In an interview with Lusa, Jean-Paul Adam acknowledged that "the country is an oil producing country that benefits from exports due to the higher price", but warned that "inflation is soaring internally because the cost of energy increases", and hence the need to "make an energy transition that points to a more diversified economy, with many renewable energies".
For the economist, an energy transition in Angola, which focuses on renewables, "will help to stabilize energy prices in the long term, which is very important for economic development" and, on the other hand, will attract investors due to the high returns that investments can generate in these 'green' and 'blue' sectors in the country.
Angola is the second largest oil producer in sub-Saharan Africa, behind Nigeria, with crude accounting for more than 90 percent of exports and around 30 percent of GDP, but has seen production fall in recent years due to a lack of investment by large companies and, on the other hand, to the maturation of large wells.
"Even though the oil sector continues to play a very important role in the economy, the diversification of the energy sector for domestic consumption is very important, and, from the point of view of investors, it is possible to have a very interesting profit on investments in renewable resources, which are necessary in a country like Angola", said Jean-Paul Adam.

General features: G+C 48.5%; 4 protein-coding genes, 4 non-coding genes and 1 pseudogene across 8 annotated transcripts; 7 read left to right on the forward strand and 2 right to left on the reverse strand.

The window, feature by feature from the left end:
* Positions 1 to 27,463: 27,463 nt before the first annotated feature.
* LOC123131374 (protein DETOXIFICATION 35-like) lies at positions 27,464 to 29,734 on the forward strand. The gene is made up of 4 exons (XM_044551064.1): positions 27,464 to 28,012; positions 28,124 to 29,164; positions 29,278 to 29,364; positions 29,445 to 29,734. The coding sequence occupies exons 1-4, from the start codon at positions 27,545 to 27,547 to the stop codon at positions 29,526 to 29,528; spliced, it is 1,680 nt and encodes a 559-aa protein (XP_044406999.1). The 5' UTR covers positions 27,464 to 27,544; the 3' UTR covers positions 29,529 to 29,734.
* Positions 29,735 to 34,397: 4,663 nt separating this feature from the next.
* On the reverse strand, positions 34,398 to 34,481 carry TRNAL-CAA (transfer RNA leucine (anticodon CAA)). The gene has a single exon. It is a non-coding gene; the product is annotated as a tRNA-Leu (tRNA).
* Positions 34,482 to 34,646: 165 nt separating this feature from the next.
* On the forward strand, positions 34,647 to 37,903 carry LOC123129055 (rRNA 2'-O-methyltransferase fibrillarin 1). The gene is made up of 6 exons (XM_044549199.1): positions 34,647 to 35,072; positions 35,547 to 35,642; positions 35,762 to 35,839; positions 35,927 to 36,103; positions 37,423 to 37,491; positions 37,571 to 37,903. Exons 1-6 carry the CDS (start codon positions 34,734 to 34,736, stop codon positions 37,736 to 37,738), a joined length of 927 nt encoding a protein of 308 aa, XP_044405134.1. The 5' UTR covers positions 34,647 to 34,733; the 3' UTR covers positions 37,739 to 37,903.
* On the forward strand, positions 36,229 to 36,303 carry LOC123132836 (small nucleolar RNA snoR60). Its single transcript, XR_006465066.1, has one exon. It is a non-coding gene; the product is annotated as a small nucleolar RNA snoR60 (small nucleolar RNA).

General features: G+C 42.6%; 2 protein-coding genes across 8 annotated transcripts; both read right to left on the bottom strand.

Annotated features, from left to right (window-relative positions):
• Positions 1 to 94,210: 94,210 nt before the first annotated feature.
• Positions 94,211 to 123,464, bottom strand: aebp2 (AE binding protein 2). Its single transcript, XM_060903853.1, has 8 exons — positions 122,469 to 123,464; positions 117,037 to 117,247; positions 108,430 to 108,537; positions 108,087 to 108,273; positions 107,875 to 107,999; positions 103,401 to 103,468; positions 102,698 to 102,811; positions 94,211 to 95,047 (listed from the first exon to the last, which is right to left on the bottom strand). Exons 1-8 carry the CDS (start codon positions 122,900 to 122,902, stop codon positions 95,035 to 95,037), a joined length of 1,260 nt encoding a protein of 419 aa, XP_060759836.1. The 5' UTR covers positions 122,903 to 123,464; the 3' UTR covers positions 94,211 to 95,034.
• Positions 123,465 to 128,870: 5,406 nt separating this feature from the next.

In addition to renewable energy, the official also defended that Angola should take advantage of the maritime natural resources and boost the 'blue economy', namely the fisheries sector, giving preference to investments at national level.
"Angola has a huge coastline, and it is in a region with great maritime resources, but most of it is exploited by external interests, and the development of local capacity is one of the areas where substantial investment must be made to reduce the environmental impact", defended the specialist, adding that "the creation of a national fisheries strategy creates many jobs in local communities and has a smaller impact than if the activity is exploited by international fishing companies".
In addition, he continued, "wealth is produced and maintained in the country, and constitutes an opportunity to build a fishing industry in the country through small and medium-sized companies, because the benefits of exploitation carried out by international agents are exported by large companies or countries fisheries".